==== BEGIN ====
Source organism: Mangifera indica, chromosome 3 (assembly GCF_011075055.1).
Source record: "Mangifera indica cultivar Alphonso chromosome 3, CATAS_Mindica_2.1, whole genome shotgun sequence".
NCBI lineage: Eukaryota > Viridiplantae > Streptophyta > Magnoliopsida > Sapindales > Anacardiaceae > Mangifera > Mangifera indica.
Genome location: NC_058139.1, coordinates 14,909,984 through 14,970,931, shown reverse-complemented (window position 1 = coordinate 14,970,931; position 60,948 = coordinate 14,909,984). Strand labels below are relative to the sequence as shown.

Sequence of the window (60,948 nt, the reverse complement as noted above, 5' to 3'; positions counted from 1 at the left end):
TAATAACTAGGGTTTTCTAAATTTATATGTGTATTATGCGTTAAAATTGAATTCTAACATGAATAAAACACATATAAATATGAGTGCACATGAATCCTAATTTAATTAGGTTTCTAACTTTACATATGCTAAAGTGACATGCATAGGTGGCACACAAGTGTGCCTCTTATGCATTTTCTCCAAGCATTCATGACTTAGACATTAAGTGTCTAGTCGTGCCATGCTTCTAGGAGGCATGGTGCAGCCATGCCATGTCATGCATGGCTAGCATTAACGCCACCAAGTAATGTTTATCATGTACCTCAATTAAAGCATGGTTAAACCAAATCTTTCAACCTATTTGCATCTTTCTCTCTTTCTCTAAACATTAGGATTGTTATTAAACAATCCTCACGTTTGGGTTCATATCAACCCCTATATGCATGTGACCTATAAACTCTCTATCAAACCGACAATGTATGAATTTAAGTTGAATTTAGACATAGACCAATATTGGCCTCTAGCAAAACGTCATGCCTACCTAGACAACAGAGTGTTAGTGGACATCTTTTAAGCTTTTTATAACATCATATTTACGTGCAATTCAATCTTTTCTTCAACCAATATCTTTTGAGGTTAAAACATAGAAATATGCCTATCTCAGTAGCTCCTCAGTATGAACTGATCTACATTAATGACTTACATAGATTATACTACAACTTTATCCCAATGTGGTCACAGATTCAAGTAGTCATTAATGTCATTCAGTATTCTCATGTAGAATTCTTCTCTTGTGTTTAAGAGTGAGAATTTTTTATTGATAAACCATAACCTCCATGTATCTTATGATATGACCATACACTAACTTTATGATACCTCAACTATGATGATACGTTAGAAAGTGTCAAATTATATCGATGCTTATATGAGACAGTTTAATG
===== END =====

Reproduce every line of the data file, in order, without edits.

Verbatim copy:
Source organism: Mangifera indica, chromosome 3 (assembly GCF_011075055.1).
Source record: "Mangifera indica cultivar Alphonso chromosome 3, CATAS_Mindica_2.1, whole genome shotgun sequence".
NCBI lineage: Eukaryota > Viridiplantae > Streptophyta > Magnoliopsida > Sapindales > Anacardiaceae > Mangifera > Mangifera indica.
Genome location: NC_058139.1, coordinates 14,909,984 through 14,970,931, shown reverse-complemented (window position 1 = coordinate 14,970,931; position 60,948 = coordinate 14,909,984). Strand labels below are relative to the sequence as shown.

Sequence of the window (60,948 nt, the reverse complement as noted above, 5' to 3'; positions counted from 1 at the left end):
TAATAACTAGGGTTTTCTAAATTTATATGTGTATTATGCGTTAAAATTGAATTCTAACATGAATAAAACACATATAAATATGAGTGCACATGAATCCTAATTTAATTAGGTTTCTAACTTTACATATGCTAAAGTGACATGCATAGGTGGCACACAAGTGTGCCTCTTATGCATTTTCTCCAAGCATTCATGACTTAGACATTAAGTGTCTAGTCGTGCCATGCTTCTAGGAGGCATGGTGCAGCCATGCCATGTCATGCATGGCTAGCATTAACGCCACCAAGTAATGTTTATCATGTACCTCAATTAAAGCATGGTTAAACCAAATCTTTCAACCTATTTGCATCTTTCTCTCTTTCTCTAAACATTAGGATTGTTATTAAACAATCCTCACGTTTGGGTTCATATCAACCCCTATATGCATGTGACCTATAAACTCTCTATCAAACCGACAATGTATGAATTTAAGTTGAATTTAGACATAGACCAATATTGGCCTCTAGCAAAACGTCATGCCTACCTAGACAACAGAGTGTTAGTGGACATCTTTTAAGCTTTTTATAACATCATATTTACGTGCAATTCAATCTTTTCTTCAACCAATATCTTTTGAGGTTAAAACATAGAAATATGCCTATCTCAGTAGCTCCTCAGTATGAACTGATCTACATTAATGACTTACATAGATTATACTACAACTTTATCCCAATGTGGTCACAGATTCAAGTAGTCATTAATGTCATTCAGTATTCTCATGTAGAATTCTTCTCTTGTGTTTAAGAGTGAGAATTTTTTATTGATAAACCATAACCTCCATGTATCTTATGATATGACCATACACTAACTTTATGATACCTCAACTATGATGATACGTTAGAAAGTGTCAAATTATATCGATGCTTATATGAGACAGTTTAATG